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From the Guardian
Monday January 6th 1997

The Word In The Trees

The weekly SchNEWS is printed on A4 paper in a community centre. But, says Alex Bellos it's a growing voice of the people

IF THE mark of a good newspaper is one that knows its readers, there can be few better than the SchNEWS. But then the Brighton-based weekly probably contains the only journalists who travel the country reading out their articles to people who aren't their relatives.

Now two years old, the campaigning pamphlet mixes issues like civil rights, genetic engineering, animal rights and the environment together with quality reportage. SchNEWS's legacy has been to give the vast and disparate network of direct action activists a new cohesion.

"History gets written by academics and historians. We are activists writing history as it happens," says Warren, one of the core team of a dozen writers. "But SchNEWS is more than a newsletter. People call us all the time for help. It's like a CAB for activists. If someone has been arrested at a protest, we know the lawyers that can help."

SchNEWS is a product of the backlash against Michael Howard's 1994 Criminal Justice Act which famously persecuted ravers, squatters and hunt saboteurs. Justice?, a Brighton "disorganisation" set up to fight the CJA, realised that the Act had given these minority groups a new sense of strength and identity that went beyond their immediate aims. "Howard was the best thing that happened to us," jokes one Justice? member.

Pop group The Levellers gave Justice? a room rent-free at their studio and the group started to produce the SchNEWS, whose name is a reference to the US religious parody, the Church of the SubGenius. Between 2,000-4,000 double-sided A4 sheets are printed each week on a community centre press, at £40 per 2,000, although this can double if there is an important protest on the go, such as the battle against the Newbury bypass a year ago where every self respecting tree-dweller was an avid reader. SchNEWS is anti-copyright and urges readers to photocopy, fax and distribute, which many do. One magazine, Dream Creation Inc, reprints the whole lot.

FROM its inception, SchNEWS earned a reputation as an entertaining and informative read, with an energy in the style reflecting its writers' sense that they are on the frontline of a war against the state. Cult items include the arrestometer - a running count of CJA arrests - and the Crap Arrest Of The Week.

The SchNEWS office is still a tiny, freezing cold room in The Levellers' HQ. None of the staff is paid: most are on the dole and they spend much of their time following up the 150 or so letters sent in every week telling them about direct actions around the country. They check them out, type a bit on the one computer that sits in the corner and hand on to the next person. "You have to be unprecious about what you are doing," says Tammy. "It's not one person's effort. I do a lot of the research. Someone else comes in who is good with words. A revolutionary communist then puts in something which we will rip to pieces. It's a unique way of writing but that's how it works."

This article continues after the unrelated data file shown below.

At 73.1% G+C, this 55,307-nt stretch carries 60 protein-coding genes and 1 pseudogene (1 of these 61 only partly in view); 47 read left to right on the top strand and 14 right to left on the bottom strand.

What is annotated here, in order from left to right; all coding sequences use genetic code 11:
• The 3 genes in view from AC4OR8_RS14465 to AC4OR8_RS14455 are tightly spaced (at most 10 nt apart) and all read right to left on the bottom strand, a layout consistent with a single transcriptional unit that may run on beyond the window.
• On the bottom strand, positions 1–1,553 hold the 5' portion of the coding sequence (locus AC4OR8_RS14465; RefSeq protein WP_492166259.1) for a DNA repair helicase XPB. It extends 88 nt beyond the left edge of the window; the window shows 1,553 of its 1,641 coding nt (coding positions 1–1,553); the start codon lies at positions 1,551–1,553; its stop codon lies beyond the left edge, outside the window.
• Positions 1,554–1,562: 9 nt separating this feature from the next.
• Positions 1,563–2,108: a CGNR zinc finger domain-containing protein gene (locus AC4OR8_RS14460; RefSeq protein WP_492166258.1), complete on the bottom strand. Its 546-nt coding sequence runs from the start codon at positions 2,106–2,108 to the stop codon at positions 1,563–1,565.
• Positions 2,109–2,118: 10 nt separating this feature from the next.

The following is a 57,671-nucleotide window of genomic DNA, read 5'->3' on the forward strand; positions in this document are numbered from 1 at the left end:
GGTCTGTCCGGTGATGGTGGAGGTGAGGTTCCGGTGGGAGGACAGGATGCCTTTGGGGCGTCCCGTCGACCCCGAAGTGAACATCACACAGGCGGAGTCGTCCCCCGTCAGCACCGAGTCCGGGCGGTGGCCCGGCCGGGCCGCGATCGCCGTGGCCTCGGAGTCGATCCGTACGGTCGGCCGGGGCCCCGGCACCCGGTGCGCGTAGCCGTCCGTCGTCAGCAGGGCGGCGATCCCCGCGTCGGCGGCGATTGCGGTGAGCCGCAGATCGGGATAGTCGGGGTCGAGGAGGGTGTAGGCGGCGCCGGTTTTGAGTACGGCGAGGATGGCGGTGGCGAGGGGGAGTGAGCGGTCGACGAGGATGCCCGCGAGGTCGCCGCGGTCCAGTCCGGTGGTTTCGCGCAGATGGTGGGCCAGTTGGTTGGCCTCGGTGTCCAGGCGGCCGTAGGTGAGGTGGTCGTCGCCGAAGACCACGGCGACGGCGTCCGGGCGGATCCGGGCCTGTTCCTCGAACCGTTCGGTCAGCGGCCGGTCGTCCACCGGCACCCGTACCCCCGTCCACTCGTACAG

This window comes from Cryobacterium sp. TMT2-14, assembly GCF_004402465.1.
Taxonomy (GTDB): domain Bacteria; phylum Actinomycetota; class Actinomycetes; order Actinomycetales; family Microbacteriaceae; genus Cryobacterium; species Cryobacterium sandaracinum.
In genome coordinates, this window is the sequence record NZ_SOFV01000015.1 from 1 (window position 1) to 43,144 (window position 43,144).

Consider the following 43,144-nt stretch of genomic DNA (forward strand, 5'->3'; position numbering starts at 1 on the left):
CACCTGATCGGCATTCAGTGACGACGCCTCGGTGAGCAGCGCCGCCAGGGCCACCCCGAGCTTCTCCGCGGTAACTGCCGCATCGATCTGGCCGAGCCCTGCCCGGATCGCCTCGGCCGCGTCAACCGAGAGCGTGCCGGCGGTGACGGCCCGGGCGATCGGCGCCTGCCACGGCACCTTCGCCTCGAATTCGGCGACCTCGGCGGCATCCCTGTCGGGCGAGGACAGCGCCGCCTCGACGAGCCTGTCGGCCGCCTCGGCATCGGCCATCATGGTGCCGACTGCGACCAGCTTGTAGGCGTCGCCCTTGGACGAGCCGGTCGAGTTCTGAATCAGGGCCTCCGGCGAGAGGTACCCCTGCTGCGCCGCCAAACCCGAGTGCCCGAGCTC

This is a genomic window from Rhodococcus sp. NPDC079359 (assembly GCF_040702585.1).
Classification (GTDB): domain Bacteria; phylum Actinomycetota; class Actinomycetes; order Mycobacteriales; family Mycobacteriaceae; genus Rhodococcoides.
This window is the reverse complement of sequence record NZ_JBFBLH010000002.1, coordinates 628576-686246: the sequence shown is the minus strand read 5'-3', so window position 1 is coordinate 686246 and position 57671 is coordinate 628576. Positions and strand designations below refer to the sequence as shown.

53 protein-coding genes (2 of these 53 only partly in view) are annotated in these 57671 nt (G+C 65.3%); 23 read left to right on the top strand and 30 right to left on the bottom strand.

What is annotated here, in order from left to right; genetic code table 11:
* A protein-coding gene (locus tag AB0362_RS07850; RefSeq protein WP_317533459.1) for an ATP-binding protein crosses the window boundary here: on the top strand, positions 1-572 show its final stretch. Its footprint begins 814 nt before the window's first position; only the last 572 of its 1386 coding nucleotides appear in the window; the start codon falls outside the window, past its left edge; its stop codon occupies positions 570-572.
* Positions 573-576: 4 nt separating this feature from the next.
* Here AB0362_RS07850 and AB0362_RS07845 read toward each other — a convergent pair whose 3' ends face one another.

SchNEWS is refreshing because it shows that young people can be passionate about changing the world without using the rhetoric of party politics. Justice? functions almost as a political lobby group in Brighton and its many high profile actions - such as the squatters' estate agency - attract rational coverage. But even though most of those involved are originally leftwing, they are shunned by all parties apart from the Greens.
Warren says: "We ring Labour up occasionally just for a joke quote. But they won't oppose anything. Labour councillors bend over backwards to try not to be seen as pro-anarchistic. The whole left has moved to the right and there is a vacuum we have filled."

The police, also the enemies of Justice? and the SchNEWS, are heavy-handed when dealing with actions. One friend of a contributor was allegedly approached by the police to infiltrate meetings. At the national direct action conference held at a squatted venue in Brighton, the police allegedly evicted them illegally, says Warren, who has an encyclopaedic knowledge of squatting laws. "If people didn't feel as we do, the SchNEWS would have fizzled out a long time ago. But after Newbury, more and more people are getting on the direct action trip. Because we don't have any advertisers, we can write what we like. People tell us stories a long time before the mainstream.

"SchNEWS keeps you a bit hopeful that there are things being done. You can see how important it is just by reading our postbag."

SchNEWSround, a collection of SchNEWS Issues 51-100. Including a directory of UK campaigning groups, is available at selected bookstores at £4.99; Justice? can be contacted at PO Box 2600, Brighton BN2 2DX.



SchNEWS, PO Box 2600, Brighton, BN2 0EF, England
Phone/Fax: +44 (0)1273 685913
email: schnews@brighton.co.uk

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